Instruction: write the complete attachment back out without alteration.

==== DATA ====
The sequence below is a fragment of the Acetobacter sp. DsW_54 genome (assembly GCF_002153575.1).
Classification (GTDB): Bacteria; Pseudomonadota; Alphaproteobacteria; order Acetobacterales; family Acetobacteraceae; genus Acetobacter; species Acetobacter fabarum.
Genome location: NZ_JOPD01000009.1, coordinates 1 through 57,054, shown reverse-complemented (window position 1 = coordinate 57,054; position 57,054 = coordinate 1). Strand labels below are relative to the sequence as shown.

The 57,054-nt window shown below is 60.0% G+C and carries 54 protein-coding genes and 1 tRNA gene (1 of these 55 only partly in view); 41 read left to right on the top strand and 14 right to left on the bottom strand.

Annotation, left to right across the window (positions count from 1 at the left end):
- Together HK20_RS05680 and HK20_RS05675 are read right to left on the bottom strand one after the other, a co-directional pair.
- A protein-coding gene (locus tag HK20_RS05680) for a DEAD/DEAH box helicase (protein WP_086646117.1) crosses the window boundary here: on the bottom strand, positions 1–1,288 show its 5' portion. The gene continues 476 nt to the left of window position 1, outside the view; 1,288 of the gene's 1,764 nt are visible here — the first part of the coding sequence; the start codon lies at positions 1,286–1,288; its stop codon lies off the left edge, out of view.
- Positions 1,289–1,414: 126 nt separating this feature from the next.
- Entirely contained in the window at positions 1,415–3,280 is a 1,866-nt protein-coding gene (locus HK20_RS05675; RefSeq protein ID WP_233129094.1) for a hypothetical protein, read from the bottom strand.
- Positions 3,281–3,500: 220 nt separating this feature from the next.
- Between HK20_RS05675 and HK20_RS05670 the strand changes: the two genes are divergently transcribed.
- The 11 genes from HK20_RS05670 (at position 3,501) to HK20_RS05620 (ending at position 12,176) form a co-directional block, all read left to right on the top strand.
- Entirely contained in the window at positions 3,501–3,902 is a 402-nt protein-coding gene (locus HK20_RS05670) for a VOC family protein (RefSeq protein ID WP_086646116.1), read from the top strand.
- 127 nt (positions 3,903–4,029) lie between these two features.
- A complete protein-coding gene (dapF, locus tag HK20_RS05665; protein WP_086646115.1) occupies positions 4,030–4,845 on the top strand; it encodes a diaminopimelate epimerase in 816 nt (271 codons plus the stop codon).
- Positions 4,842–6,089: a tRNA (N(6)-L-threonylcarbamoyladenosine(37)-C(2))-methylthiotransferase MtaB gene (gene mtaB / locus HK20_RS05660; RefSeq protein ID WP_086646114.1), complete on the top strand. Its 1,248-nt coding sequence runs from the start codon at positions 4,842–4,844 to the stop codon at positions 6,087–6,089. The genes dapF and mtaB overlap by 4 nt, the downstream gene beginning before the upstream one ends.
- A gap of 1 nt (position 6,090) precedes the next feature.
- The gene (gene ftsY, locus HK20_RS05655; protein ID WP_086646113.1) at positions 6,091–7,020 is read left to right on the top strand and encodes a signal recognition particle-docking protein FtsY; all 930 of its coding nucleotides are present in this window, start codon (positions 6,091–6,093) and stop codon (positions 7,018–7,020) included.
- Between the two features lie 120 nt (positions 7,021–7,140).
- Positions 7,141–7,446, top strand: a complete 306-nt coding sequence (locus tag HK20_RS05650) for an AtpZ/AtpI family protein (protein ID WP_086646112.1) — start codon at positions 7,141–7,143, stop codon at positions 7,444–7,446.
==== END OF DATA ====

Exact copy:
The sequence below is a fragment of the Acetobacter sp. DsW_54 genome (assembly GCF_002153575.1).
Classification (GTDB): Bacteria; Pseudomonadota; Alphaproteobacteria; order Acetobacterales; family Acetobacteraceae; genus Acetobacter; species Acetobacter fabarum.
Genome location: NZ_JOPD01000009.1, coordinates 1 through 57,054, shown reverse-complemented (window position 1 = coordinate 57,054; position 57,054 = coordinate 1). Strand labels below are relative to the sequence as shown.

The 57,054-nt window shown below is 60.0% G+C and carries 54 protein-coding genes and 1 tRNA gene (1 of these 55 only partly in view); 41 read left to right on the top strand and 14 right to left on the bottom strand.

Annotation, left to right across the window (positions count from 1 at the left end):
- Together HK20_RS05680 and HK20_RS05675 are read right to left on the bottom strand one after the other, a co-directional pair.
- A protein-coding gene (locus tag HK20_RS05680) for a DEAD/DEAH box helicase (protein WP_086646117.1) crosses the window boundary here: on the bottom strand, positions 1–1,288 show its 5' portion. The gene continues 476 nt to the left of window position 1, outside the view; 1,288 of the gene's 1,764 nt are visible here — the first part of the coding sequence; the start codon lies at positions 1,286–1,288; its stop codon lies off the left edge, out of view.
- Positions 1,289–1,414: 126 nt separating this feature from the next.
- Entirely contained in the window at positions 1,415–3,280 is a 1,866-nt protein-coding gene (locus HK20_RS05675; RefSeq protein ID WP_233129094.1) for a hypothetical protein, read from the bottom strand.
- Positions 3,281–3,500: 220 nt separating this feature from the next.
- Between HK20_RS05675 and HK20_RS05670 the strand changes: the two genes are divergently transcribed.
- The 11 genes from HK20_RS05670 (at position 3,501) to HK20_RS05620 (ending at position 12,176) form a co-directional block, all read left to right on the top strand.
- Entirely contained in the window at positions 3,501–3,902 is a 402-nt protein-coding gene (locus HK20_RS05670) for a VOC family protein (RefSeq protein ID WP_086646116.1), read from the top strand.
- 127 nt (positions 3,903–4,029) lie between these two features.
- A complete protein-coding gene (dapF, locus tag HK20_RS05665; protein WP_086646115.1) occupies positions 4,030–4,845 on the top strand; it encodes a diaminopimelate epimerase in 816 nt (271 codons plus the stop codon).
- Positions 4,842–6,089: a tRNA (N(6)-L-threonylcarbamoyladenosine(37)-C(2))-methylthiotransferase MtaB gene (gene mtaB / locus HK20_RS05660; RefSeq protein ID WP_086646114.1), complete on the top strand. Its 1,248-nt coding sequence runs from the start codon at positions 4,842–4,844 to the stop codon at positions 6,087–6,089. The genes dapF and mtaB overlap by 4 nt, the downstream gene beginning before the upstream one ends.
- A gap of 1 nt (position 6,090) precedes the next feature.
- The gene (gene ftsY, locus HK20_RS05655; protein ID WP_086646113.1) at positions 6,091–7,020 is read left to right on the top strand and encodes a signal recognition particle-docking protein FtsY; all 930 of its coding nucleotides are present in this window, start codon (positions 6,091–6,093) and stop codon (positions 7,018–7,020) included.
- Between the two features lie 120 nt (positions 7,021–7,140).
- Positions 7,141–7,446, top strand: a complete 306-nt coding sequence (locus tag HK20_RS05650) for an AtpZ/AtpI family protein (protein ID WP_086646112.1) — start codon at positions 7,141–7,143, stop codon at positions 7,444–7,446.